Right now the car is still evolving--both design and manufacturing is changing (literally) daily. It doesn't make sense to use robots yet.
Source: I toured the factory last week.
I'm not sure though.
Generally people don't start building/buying robots to do this stuff until the economics forces it. That probably doesn't happen until they sell a million or more cars per year.
EDIT: This is factually incorrect as Tesla does employ a lot of automation. But there are still plenty of people in the loop as well.
My dad did design work for division of Tyco that made syringes. That was fully automated. 100,000sqft of production and a single janitor automated.
Tesla? Definitely a lot of people visible. http://www.flickr.com/photos/77735091@N08/7398173016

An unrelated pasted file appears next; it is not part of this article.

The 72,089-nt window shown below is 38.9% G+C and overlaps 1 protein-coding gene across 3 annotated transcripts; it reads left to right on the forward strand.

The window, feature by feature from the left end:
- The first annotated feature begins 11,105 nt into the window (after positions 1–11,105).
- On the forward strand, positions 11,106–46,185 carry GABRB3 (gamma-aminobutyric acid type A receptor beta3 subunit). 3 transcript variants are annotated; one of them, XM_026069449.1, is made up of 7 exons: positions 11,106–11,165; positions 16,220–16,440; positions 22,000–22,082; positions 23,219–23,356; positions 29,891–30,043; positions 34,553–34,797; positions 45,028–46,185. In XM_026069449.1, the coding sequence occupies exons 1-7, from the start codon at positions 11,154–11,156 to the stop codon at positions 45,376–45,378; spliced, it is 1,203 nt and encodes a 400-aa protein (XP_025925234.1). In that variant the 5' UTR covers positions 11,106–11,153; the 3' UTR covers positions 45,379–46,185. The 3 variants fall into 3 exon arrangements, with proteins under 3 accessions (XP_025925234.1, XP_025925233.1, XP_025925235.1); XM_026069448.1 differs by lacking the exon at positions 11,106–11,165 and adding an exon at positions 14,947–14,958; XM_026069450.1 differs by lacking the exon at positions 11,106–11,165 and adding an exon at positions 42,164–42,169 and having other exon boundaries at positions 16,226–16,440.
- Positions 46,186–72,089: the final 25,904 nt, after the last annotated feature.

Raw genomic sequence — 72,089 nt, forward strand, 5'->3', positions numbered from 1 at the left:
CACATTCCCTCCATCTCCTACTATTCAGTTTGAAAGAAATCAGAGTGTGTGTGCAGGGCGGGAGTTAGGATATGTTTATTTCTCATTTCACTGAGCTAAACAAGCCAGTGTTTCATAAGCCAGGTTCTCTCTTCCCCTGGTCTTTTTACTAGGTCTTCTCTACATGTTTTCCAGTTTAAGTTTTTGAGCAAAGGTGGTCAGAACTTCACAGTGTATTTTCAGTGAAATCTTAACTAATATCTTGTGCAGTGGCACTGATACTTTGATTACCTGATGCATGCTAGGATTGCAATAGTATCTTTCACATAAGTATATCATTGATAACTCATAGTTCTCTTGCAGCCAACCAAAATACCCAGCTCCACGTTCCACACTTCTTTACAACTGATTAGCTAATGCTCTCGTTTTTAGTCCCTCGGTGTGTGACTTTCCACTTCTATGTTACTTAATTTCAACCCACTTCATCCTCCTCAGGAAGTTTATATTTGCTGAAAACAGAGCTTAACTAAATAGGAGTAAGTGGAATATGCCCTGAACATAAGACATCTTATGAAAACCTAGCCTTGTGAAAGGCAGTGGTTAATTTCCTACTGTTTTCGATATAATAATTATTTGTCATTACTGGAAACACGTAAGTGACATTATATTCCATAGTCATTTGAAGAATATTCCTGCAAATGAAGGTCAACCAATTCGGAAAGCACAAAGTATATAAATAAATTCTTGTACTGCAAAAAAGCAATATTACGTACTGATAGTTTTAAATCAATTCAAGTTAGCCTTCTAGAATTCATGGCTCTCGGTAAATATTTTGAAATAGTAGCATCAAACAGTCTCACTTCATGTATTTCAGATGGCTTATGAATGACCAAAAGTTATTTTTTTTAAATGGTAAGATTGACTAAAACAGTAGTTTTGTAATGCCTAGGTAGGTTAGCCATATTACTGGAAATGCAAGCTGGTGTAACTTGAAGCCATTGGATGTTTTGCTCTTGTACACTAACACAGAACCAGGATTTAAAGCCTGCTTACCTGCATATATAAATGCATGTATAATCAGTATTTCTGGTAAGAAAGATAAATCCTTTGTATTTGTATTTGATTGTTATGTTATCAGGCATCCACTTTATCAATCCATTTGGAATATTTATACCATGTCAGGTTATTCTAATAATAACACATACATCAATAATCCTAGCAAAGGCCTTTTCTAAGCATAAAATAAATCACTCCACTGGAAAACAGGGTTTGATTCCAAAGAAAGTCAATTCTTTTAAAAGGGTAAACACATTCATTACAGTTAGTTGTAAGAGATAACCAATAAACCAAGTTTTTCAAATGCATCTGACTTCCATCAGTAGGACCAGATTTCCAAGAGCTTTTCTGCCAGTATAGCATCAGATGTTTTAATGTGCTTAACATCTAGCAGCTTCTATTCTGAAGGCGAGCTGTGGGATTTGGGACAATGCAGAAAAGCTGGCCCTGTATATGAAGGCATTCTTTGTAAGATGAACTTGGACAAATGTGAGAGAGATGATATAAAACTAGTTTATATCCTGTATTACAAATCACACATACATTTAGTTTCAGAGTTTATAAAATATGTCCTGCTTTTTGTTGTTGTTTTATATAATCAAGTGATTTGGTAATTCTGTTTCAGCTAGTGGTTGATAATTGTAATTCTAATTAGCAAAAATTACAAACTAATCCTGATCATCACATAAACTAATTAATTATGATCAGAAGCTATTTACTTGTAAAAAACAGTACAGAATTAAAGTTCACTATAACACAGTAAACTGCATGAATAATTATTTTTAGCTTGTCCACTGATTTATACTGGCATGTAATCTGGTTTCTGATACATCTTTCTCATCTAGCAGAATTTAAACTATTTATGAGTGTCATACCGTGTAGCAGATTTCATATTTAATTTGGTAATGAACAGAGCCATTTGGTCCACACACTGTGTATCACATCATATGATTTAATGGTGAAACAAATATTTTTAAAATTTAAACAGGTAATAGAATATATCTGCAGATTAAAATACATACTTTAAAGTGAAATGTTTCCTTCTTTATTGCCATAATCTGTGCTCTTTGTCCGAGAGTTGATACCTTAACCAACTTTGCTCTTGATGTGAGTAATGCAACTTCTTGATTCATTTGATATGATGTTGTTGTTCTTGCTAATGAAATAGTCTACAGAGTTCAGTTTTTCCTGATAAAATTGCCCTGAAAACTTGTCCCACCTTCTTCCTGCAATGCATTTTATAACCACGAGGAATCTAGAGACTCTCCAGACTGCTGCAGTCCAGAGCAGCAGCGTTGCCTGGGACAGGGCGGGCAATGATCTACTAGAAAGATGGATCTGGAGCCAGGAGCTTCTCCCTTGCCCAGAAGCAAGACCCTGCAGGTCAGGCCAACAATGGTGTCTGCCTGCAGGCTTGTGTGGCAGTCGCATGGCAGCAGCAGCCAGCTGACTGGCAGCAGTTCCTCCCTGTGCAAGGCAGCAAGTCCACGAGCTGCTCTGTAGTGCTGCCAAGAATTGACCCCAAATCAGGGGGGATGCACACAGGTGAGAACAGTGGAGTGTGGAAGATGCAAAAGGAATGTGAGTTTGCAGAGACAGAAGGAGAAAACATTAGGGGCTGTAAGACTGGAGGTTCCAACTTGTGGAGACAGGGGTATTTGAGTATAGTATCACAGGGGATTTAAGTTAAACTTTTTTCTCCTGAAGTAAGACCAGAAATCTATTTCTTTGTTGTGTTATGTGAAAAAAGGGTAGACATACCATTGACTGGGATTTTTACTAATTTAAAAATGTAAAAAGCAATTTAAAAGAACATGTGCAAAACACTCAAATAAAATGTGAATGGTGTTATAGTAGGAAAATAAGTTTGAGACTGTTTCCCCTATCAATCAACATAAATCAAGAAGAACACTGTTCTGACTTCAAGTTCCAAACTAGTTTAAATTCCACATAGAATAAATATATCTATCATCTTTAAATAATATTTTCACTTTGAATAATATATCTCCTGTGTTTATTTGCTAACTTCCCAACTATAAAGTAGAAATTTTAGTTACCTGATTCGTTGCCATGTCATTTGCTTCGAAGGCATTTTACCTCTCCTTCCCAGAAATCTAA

Given those restrictions, from a mfg background and looking at the pix its basically more or less similar to other automobile plants, not particularly under or over capitalized. Their "secret sauce" is not their shop floor. Note I'm not in any way implying there is anything wrong or imperfect with their shop floor, I'm merely claiming that the production floor is not their "secret sauce".
This is probably by design. If you're going to push the boundaries in numerous areas of technology, it would be pretty dumb to push your luck and in addition to everything else, try to hyper automate a factory. If anyone would try a hyperautomated factory, I would guess it would be one of the giant incumbents, probably Ford, probably on a known and simple/cheap model. I would expect the worlds first "never touched by human hands" automobile to be something very similar to a Ford Focus rather than a Tesla.